Another unit depicts a hiker walking up a staircase of money. "Free enterprise (capitalism)" is the bottom step; "Communism" is at the top. Ginger Russell of the widely read blog Red Hot Conservative wrote that the graphic was "all about portraying communism in a positive light."
Perhaps the most controversial lesson asks pupils to discuss this news report (PDF):
A local militia, believed to be a terrorist organization, attacked the property of private citizens today at our nation's busiest port. Although no one was injured in the attack, a large quantity of merchandise, considered to be valuable to its owners and loathsome to the perpetrators, was destroyed. The terrorists, dressed in disguise and apparently intoxicated, were able to escape into the night with the help of local citizens who harbor these fugitives and conceal their identities from the authorities.
Not until later, during a discussion period, do teachers reveal that the report describes the Boston Tea Party.
"Like our Founding Fathers at Concord, that was pretty much the opening shot that started this," Patrick said.
Critical thinking and perspective
Poplin said lessons like those under scrutiny are meant to challenge students to critically examine the world from others' perspectives — not to adopt the beliefs the lessons describe. With the Boston Tea Party unit — which has since been removed as "outdated" — the point was to teach sophisticated thinking and the existence of multiple viewpoints, she said.
"It might have been an act of terrorism in King George's mind, but it wasn't an act of terrorism in the minds of Americans," she said. "The lesson wasn't teaching the Boston Tea Party. The lesson was teaching perspective."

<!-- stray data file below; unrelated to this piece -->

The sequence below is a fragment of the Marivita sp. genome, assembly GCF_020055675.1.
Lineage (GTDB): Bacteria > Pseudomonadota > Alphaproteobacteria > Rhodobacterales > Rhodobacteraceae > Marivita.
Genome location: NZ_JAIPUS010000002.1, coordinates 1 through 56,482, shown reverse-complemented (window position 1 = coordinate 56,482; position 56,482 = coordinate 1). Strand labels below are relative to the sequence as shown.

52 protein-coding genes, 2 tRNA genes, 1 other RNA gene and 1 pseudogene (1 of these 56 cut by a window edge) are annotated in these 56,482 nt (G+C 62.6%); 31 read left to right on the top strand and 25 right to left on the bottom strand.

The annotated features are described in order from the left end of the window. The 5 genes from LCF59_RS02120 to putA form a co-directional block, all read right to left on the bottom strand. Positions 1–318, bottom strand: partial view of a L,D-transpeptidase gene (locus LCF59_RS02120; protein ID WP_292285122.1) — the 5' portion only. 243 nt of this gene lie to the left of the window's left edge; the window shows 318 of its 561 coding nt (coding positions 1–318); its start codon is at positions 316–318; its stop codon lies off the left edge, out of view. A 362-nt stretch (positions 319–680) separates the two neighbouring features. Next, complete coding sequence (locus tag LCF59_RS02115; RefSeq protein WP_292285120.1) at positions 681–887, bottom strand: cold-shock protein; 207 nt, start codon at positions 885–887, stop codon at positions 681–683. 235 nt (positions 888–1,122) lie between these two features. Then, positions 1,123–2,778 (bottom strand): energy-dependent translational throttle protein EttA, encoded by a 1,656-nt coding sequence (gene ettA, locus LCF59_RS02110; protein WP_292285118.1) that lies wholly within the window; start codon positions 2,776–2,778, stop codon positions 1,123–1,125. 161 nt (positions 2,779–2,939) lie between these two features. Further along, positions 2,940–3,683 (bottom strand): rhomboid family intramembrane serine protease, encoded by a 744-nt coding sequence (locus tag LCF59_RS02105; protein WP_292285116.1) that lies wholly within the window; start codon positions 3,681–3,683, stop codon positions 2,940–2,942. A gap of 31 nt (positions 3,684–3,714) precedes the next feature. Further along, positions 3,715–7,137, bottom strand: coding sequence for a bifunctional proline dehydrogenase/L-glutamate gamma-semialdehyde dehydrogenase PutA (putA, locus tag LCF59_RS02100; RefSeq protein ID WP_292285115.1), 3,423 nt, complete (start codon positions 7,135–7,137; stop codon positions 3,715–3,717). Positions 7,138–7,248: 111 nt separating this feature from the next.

Mason Moses, a spokesman for 20 regional public school agencies that created TESCCC, said: "Down here in Texas, we're pretty patriotic. There is absolutely no way we would ever teach" that the Boston Tea Party was an act of terrorism.
That may be true, Patrick said, but "what all of this underscores is how our education system is changing rapidly because of technology."
"In the old days, which weren't all that long ago, textbooks were reviewed by boards of education," he said, but "today, as we move to this online learning, there are no checks and balances."
Keeping 'strategic decisions' private
And that is a big part of the problem, critics say — CSCOPE has been secret, making it hard to get a clear picture of what it's really teaching. Before the transparency agreement, parents could see materials, but only by visiting their children's school; anyone else was barred unless they were cleared as an "authorized user."
Poplin said CSCOPE was tailored for teachers, which means it includes performance assessments, tests and answers, which shouldn't get into students' hands. As part of the agreement with Patrick, TESCCC is removing that information and hopes to have the instructional material online by the middle of April, she said.
More clarity could emerge from administrators' decision to relinquish nonprofit status.
As recently as December, TESCCC asserted that some of its records should be exempt from disclosure under state open records laws, both because it's an independent nonprofit entity and because it competes with for-profit curriculum companies.
In addition to proprietary business information like bidding data from vendors, the materials TESCCC wanted to keep private included "how strategic decisions are made with respect to the development of the CSCOPE product" itself.
Poplin said TESCCC has begun discussions to dissolve the nonprofit corporation, and she said she was eager to hear from the State Board of Education. Because the state school board has no formal connection to CSCOPE, however, the coming review is non-binding.
Patrick has an answer for that: His committee is holding a hearing next week on legislation that would give the school board oversight of CSCOPE.